The Coalinga oil field in California has been pumping out crude since 1887, and the remaining oil has gotten heavier and heavier and harder and harder to extract—but it will soon get a boost from the sun. Specifically, the old field will use steam generated by concentrated sunlight to help melt the remaining heavy oils and make them liquid enough to be pumped to the surface.
"It's operating and providing the bulk of the steam generated to support enhanced oil recovery," explains Jerry Lomax, vice president of emerging energy at Chevron, the energy company that funded the project. The idea is to "turn photons into solar steam and then… get that into an oil field injector."
Chevron partnered with BrightSource Energy, a company that designs and builds concentrating solar power plants, to build a version of that technology in the Coalinga oil field. They have built more than 7,000 mirrors on mechanized devices—known as heliostats—to track the sun on 65 acres and concentrate sunlight from this broad area to a point atop a 327-foot-tall tower. Inside that tower, water turns to steam at a pressure of 700 pounds per square inch and an average temperature of 500 degrees Fahrenheit. That steam flows to a heat exchanger, where it turns water from the oil field to steam so that it can be pumped back underground to loosen the remaining oil. All told, the power tower system pumps out 350 barrels of steam an hour, which will be used to supplement water boiled to steam by burning natural gas if testing goes well.
"It's an extra 5 percent for them," Lomax says, "and they save that much natural gas." As it stands, Chevron pumps nearly 8,000 barrels of "oil equivalent" per day out of the Coalinga field.
Over the course of 2012, Chevron will determine how reliable the solar steam is, as well as what kind of steam volumes it can expect under various conditions. By next year, once hookups are in place, the solar steam will start supplementing that from burning natural gas. "Solar steam will always be an augmentation of an alternate traditional fuel source, such as natural gas, so we have 24-hour coverage," Lomax says. On the sunniest days, the system can produce steam almost 12 hours of the day, but Chevron will investigate whether it is feasible to run an oil field exclusively on solar steam as part of this demonstration project.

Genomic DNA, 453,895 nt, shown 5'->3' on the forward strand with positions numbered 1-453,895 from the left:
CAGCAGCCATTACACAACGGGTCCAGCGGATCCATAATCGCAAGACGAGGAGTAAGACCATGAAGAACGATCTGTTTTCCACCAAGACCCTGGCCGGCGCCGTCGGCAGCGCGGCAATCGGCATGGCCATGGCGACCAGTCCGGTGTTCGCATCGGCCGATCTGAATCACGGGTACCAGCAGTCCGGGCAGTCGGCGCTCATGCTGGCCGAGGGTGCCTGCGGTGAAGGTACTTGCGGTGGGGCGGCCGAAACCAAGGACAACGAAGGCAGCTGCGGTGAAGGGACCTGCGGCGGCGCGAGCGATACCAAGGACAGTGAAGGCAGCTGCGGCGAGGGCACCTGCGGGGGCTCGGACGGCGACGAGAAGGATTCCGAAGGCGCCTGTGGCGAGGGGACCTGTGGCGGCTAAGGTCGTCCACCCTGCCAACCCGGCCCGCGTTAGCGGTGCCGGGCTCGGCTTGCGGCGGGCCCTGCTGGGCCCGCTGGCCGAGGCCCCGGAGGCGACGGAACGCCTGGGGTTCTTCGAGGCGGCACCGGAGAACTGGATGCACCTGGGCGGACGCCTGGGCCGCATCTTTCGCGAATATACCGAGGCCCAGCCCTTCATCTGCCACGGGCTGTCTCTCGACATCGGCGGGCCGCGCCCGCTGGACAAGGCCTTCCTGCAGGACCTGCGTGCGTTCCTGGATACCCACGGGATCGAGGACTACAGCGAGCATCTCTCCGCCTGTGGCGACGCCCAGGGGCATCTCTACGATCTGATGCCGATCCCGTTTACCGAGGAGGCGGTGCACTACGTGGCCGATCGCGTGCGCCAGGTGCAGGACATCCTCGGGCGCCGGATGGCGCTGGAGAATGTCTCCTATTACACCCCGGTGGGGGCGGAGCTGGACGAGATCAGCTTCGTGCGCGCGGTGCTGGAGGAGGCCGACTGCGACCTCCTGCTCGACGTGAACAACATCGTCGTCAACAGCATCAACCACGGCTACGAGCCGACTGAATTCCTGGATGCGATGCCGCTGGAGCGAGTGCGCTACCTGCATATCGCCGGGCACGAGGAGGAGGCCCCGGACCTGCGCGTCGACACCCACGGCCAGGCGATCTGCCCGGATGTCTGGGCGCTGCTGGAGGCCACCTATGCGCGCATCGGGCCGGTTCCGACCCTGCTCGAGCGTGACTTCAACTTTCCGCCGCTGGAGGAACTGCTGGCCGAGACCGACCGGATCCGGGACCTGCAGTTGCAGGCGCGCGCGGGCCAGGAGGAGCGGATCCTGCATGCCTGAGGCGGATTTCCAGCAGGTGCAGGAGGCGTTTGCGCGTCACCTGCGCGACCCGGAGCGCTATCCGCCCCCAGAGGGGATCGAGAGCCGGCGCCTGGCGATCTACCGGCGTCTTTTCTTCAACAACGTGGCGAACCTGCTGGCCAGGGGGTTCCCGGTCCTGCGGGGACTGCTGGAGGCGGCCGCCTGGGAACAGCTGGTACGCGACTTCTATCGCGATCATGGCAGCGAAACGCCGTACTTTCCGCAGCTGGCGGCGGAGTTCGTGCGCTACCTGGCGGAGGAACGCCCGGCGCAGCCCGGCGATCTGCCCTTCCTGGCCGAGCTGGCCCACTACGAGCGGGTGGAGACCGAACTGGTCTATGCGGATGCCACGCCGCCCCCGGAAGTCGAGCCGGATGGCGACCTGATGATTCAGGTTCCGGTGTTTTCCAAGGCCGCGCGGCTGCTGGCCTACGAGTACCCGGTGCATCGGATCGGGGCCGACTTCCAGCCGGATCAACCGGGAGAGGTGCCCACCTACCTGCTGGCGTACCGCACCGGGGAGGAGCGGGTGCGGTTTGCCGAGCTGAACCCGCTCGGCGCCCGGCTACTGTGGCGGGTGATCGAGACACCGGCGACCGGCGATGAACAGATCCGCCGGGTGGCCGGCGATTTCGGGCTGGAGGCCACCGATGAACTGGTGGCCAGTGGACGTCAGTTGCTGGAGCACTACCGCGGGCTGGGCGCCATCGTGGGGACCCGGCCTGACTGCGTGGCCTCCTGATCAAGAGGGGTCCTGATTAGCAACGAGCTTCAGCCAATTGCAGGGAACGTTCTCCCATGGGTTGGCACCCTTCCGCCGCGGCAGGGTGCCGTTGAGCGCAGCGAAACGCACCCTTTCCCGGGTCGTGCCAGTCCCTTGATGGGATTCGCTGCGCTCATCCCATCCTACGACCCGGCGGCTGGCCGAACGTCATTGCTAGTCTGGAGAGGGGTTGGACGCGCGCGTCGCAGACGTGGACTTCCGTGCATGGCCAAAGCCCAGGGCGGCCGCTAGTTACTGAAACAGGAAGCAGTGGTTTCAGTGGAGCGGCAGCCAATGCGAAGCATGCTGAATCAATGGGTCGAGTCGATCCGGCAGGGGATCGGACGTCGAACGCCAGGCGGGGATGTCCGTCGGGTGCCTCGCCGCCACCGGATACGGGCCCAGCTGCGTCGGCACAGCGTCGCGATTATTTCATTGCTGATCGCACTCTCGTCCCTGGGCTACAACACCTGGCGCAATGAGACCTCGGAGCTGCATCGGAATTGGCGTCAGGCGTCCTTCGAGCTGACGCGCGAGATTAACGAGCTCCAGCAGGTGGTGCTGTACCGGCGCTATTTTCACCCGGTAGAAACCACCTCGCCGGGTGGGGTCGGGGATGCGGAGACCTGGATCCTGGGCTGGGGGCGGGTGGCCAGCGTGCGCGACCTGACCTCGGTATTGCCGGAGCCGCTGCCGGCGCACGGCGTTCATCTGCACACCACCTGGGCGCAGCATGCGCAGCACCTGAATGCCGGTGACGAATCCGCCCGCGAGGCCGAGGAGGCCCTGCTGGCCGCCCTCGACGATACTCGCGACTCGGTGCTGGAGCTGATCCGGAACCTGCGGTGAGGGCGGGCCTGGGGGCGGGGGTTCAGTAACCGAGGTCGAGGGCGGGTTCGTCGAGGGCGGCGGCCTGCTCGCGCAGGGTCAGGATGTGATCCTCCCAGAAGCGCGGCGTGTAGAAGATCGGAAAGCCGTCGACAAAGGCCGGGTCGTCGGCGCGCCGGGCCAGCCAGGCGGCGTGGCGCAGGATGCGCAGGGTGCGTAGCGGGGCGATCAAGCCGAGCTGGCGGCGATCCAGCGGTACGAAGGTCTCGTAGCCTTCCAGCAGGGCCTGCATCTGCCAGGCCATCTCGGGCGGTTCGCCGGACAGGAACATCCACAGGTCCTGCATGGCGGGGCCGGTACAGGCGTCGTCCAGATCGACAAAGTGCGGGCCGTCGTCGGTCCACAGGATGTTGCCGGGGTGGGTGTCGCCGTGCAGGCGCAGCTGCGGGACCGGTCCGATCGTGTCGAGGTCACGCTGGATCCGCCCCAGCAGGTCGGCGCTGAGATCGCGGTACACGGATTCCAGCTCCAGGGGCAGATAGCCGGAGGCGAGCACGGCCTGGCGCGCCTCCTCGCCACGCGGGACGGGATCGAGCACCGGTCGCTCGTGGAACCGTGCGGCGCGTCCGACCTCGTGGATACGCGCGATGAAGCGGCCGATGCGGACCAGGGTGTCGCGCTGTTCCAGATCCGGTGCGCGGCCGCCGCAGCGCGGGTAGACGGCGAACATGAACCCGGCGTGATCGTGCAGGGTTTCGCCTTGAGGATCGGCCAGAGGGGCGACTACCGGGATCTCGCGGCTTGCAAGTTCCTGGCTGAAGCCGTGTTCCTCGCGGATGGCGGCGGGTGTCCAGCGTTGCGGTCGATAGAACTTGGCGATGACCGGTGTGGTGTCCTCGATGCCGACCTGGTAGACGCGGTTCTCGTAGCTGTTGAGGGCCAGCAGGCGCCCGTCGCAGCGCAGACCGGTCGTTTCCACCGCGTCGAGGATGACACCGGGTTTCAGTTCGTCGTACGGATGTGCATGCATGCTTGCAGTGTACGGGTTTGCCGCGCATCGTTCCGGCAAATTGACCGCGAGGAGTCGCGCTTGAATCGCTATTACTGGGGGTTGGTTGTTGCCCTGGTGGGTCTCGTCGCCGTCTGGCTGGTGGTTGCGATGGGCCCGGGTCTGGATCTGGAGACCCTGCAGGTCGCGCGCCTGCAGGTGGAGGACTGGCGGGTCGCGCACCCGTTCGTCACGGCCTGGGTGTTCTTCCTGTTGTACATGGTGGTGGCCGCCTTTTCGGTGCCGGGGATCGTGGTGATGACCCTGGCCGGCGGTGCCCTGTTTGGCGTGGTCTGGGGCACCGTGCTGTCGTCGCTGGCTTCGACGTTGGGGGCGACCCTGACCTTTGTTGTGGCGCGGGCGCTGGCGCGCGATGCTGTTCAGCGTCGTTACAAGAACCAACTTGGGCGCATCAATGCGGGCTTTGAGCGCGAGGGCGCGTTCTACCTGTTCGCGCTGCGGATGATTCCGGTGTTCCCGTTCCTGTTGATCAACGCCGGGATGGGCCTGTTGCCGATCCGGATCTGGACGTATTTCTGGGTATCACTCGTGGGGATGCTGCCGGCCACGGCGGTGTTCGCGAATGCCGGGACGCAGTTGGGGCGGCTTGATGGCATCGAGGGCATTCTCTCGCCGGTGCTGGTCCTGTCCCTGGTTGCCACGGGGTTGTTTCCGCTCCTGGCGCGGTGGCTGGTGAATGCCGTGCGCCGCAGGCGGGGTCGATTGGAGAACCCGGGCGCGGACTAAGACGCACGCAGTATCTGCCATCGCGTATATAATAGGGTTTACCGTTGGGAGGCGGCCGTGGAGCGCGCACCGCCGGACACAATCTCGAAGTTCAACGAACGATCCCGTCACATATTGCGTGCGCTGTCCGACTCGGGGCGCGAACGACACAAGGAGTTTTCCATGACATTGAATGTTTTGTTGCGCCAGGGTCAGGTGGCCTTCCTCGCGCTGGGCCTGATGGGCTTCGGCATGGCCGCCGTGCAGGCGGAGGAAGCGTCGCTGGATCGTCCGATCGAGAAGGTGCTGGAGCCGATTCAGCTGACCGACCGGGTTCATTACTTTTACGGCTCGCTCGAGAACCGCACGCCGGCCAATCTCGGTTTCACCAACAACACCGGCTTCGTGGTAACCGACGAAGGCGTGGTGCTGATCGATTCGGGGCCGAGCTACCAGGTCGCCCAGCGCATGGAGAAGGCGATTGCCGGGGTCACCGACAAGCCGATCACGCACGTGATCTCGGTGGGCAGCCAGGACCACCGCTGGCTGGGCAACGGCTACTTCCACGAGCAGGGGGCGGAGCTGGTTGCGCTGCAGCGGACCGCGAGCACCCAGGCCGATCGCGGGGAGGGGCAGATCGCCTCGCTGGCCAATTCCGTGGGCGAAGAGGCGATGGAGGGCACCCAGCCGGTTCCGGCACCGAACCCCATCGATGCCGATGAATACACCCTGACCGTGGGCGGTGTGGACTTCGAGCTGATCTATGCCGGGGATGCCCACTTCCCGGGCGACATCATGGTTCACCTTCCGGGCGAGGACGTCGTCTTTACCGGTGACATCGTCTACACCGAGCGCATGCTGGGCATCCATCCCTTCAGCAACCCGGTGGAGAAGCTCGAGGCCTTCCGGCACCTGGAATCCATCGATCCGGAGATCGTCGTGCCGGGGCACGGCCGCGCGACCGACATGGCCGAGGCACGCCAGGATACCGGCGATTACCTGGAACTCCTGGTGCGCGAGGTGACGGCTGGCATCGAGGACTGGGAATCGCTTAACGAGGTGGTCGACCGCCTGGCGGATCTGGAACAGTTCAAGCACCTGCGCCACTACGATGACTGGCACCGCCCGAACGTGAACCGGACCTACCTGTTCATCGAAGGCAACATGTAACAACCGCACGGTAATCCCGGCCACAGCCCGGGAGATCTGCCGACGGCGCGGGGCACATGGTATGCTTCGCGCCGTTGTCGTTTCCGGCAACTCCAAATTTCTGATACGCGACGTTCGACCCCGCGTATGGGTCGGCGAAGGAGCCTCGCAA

Heavy oils are a big part of new oil being produced around the world, whether oil from the tar sands of Canada or thicker crude from Indonesia. Chevron has brought up 150,000 barrels of heavy oil in California alone and roughly 500,000 barrels per day around the world. Solar steam—should it prove successful in California's San Joaquin Valley—might make sense to get more oil out of the ground in places like the partition zone between Saudi Arabia and Kuwait or Indonesia. "All three locations have sites with ample sunlight and ample amounts of flat acreage near oil fields where you could include a solar field of this scale," Lomax says, and the company is also studying whether solar steam might make sense for complexes that refine oil or produce petrochemicals, both of which employ a lot of heat.
Of course, oil fields are not the friendliest or cleanest places for mirrors that must remain highly polished to be effective. Thus far, the oil company has only broken one of the heliostats by running into it with machinery and has been pitting human crews against automated cleaning machines. "The machine uses slightly less water than a manual crew," Lomax says.